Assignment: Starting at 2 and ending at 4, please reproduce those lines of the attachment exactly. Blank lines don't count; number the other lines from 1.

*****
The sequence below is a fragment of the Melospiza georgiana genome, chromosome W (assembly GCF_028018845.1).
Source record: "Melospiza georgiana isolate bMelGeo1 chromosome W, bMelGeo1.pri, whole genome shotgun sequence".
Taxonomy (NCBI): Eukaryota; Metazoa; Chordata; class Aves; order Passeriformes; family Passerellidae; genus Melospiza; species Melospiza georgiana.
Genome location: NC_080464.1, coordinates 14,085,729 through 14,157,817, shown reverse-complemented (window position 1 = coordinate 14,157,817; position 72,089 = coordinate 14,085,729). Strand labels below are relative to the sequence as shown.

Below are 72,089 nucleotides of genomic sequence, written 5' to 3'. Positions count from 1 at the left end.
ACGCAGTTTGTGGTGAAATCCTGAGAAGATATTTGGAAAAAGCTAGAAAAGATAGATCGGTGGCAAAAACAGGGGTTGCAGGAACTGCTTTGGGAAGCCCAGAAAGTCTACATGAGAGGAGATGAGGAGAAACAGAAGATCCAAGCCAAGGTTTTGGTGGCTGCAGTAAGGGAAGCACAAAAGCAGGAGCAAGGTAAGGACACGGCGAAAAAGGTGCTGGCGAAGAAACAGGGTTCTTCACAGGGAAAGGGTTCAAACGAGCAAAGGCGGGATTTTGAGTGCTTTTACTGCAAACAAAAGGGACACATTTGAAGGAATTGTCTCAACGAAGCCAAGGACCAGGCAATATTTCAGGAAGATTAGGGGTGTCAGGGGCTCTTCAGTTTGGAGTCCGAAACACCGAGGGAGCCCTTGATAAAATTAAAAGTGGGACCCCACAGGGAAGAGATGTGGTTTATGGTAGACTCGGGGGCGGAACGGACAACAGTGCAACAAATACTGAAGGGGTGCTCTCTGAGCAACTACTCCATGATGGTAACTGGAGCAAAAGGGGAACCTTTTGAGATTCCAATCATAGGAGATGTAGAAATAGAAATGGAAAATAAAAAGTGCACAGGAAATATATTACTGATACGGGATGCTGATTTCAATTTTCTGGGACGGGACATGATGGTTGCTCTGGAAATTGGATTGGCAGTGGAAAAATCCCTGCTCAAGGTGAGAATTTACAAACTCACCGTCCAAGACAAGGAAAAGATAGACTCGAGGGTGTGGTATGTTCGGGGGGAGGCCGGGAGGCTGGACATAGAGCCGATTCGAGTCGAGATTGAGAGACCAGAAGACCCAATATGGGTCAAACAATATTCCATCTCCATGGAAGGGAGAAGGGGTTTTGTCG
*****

Source record: "Melospiza georgiana isolate bMelGeo1 chromosome W, bMelGeo1.pri, whole genome shotgun sequence".
Taxonomy (NCBI): Eukaryota; Metazoa; Chordata; class Aves; order Passeriformes; family Passerellidae; genus Melospiza; species Melospiza georgiana.
Genome location: NC_080464.1, coordinates 14,085,729 through 14,157,817, shown reverse-complemented (window position 1 = coordinate 14,157,817; position 72,089 = coordinate 14,085,729). Strand labels below are relative to the sequence as shown.